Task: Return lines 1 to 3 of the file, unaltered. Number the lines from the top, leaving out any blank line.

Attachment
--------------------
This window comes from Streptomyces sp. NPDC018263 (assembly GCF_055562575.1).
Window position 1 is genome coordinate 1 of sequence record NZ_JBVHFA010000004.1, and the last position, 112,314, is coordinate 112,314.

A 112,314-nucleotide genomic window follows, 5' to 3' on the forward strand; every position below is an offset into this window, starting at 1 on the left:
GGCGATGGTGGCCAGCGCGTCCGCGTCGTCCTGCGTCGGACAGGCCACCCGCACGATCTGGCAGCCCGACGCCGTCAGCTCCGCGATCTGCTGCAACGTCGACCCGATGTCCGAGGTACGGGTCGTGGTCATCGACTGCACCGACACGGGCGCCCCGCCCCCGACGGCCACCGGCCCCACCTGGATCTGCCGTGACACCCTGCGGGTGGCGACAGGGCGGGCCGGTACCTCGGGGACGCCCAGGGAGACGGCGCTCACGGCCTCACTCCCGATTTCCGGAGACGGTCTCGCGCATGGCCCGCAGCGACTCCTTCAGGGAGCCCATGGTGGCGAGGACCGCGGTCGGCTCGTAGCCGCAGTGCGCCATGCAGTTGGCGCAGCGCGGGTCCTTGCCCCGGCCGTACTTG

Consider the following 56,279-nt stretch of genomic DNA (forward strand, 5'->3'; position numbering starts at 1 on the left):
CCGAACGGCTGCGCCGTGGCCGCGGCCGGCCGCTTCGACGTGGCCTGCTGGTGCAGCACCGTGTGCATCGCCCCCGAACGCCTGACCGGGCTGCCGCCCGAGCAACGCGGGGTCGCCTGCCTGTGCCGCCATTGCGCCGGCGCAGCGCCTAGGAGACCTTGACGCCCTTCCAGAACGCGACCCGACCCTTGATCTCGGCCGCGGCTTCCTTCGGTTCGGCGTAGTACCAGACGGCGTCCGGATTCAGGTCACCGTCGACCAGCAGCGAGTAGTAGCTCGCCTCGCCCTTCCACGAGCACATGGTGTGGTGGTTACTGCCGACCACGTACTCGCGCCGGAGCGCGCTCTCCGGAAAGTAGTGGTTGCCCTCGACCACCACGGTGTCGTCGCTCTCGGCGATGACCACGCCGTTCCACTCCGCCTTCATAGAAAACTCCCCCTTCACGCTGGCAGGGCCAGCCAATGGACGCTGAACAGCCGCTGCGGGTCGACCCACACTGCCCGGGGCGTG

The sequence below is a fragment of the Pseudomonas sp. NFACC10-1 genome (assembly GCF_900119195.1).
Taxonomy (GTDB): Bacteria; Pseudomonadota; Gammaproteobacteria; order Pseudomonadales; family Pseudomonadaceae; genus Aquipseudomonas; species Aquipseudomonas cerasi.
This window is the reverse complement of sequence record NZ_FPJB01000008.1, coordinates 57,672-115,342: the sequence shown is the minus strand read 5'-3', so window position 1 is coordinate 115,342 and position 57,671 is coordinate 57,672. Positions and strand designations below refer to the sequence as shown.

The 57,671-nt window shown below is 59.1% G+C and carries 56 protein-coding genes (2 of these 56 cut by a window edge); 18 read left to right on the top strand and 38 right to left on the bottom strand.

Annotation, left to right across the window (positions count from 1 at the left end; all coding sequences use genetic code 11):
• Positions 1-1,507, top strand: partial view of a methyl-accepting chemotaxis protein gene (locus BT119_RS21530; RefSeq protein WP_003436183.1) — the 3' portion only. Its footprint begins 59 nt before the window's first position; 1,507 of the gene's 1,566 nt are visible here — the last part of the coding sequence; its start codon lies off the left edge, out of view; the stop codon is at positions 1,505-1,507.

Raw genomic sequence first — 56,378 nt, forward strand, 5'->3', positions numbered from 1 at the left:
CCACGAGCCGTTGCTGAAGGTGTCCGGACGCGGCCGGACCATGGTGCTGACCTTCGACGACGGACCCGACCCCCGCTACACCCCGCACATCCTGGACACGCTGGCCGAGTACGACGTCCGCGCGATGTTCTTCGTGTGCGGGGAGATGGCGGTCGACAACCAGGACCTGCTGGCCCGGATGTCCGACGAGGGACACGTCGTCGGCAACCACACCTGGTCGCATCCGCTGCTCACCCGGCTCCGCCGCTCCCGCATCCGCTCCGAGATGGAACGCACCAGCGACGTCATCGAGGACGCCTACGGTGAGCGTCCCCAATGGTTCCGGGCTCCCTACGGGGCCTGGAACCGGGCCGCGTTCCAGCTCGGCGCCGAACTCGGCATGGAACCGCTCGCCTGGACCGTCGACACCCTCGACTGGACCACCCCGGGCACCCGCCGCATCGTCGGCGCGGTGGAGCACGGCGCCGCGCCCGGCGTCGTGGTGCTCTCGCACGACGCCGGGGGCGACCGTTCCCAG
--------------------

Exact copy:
This window comes from Streptomyces sp. NPDC018263 (assembly GCF_055562575.1).
Window position 1 is genome coordinate 1 of sequence record NZ_JBVHFA010000004.1, and the last position, 112,314, is coordinate 112,314.

A 112,314-nucleotide genomic window follows, 5' to 3' on the forward strand; every position below is an offset into this window, starting at 1 on the left: